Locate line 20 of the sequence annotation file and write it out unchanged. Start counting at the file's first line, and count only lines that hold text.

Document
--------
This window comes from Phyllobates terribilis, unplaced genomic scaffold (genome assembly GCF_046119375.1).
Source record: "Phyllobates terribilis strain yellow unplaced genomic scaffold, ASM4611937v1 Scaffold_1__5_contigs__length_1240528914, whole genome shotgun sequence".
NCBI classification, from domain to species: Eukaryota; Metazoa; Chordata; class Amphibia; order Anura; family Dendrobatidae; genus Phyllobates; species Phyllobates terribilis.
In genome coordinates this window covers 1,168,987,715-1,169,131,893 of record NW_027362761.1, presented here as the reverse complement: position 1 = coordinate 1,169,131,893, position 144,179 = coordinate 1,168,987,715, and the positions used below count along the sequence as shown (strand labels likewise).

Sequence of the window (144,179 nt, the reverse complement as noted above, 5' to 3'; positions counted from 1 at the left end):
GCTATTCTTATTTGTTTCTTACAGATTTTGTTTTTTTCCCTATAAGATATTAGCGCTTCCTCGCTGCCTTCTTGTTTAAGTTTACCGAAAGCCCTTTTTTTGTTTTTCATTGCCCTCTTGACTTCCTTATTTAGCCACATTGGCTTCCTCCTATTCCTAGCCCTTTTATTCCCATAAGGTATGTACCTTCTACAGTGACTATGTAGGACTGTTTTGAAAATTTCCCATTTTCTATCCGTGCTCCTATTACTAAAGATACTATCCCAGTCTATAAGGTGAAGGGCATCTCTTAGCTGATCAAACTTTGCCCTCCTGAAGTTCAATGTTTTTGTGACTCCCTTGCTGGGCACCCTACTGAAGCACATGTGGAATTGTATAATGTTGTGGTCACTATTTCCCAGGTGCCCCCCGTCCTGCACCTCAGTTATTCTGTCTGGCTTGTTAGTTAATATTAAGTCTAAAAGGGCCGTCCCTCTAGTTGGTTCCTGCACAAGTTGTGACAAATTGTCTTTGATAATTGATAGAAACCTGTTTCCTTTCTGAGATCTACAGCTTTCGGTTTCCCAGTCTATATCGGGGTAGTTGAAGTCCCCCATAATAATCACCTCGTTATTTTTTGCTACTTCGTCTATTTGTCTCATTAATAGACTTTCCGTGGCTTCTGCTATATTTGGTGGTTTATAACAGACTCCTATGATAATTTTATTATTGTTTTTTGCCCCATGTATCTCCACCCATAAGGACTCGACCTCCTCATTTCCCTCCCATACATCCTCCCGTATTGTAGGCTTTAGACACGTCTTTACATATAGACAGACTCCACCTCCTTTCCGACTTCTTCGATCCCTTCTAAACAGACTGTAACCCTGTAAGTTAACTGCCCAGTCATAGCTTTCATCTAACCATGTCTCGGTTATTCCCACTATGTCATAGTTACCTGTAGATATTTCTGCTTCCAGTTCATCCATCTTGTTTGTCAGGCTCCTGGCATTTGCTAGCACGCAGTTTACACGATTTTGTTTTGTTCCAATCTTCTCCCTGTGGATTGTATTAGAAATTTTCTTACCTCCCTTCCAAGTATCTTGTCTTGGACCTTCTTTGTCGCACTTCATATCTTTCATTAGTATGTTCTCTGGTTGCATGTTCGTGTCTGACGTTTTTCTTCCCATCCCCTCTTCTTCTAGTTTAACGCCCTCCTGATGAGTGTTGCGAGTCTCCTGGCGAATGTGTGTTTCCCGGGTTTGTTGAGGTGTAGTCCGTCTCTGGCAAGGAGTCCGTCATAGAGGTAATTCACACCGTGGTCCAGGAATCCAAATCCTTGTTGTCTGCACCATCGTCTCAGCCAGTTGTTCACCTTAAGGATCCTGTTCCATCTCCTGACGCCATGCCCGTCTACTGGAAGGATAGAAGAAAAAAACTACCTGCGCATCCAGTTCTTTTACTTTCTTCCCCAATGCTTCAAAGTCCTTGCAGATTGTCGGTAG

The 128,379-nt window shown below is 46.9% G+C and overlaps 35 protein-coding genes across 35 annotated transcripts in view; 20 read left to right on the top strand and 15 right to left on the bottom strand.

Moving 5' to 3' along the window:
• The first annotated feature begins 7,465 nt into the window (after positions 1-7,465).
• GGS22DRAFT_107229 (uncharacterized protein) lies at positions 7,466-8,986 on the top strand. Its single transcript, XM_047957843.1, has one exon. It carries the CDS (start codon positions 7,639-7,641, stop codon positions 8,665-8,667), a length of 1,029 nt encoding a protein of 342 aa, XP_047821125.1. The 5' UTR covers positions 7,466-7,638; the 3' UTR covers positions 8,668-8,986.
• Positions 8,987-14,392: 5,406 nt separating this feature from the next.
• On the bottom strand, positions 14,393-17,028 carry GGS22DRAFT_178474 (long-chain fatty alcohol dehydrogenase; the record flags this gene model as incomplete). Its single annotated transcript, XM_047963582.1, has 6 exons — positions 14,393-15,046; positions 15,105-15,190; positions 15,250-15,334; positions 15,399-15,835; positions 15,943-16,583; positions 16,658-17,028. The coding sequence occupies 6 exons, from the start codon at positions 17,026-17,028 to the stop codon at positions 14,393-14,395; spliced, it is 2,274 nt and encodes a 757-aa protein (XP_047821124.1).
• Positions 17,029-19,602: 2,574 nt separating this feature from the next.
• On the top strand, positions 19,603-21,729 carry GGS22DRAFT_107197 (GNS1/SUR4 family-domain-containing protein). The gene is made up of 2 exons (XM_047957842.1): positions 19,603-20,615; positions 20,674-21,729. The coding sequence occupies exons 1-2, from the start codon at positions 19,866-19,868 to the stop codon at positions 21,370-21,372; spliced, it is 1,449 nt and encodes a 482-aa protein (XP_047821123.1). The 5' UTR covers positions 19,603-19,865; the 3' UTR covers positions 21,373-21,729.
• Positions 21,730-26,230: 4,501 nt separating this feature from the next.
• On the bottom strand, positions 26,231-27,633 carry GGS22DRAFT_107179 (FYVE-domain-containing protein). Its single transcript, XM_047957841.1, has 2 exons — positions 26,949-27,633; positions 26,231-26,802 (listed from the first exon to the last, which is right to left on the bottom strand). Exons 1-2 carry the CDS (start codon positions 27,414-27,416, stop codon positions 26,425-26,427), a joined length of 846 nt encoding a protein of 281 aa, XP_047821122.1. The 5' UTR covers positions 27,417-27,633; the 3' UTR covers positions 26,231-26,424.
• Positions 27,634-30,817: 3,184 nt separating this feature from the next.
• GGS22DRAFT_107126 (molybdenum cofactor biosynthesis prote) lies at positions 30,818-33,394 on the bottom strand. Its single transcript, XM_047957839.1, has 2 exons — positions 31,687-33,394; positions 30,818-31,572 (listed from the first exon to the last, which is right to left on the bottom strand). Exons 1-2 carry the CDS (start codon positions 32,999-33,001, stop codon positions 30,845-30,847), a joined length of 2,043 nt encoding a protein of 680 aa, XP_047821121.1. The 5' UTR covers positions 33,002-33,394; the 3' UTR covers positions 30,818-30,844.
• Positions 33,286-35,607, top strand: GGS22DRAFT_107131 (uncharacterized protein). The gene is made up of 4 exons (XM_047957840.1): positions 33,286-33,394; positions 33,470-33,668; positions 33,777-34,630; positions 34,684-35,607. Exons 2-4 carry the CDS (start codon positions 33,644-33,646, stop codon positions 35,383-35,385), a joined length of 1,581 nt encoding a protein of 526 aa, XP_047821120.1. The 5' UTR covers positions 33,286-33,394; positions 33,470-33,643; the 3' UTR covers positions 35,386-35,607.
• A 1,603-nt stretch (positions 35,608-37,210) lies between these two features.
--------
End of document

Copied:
• A 1,603-nt stretch (positions 35,608-37,210) lies between these two features.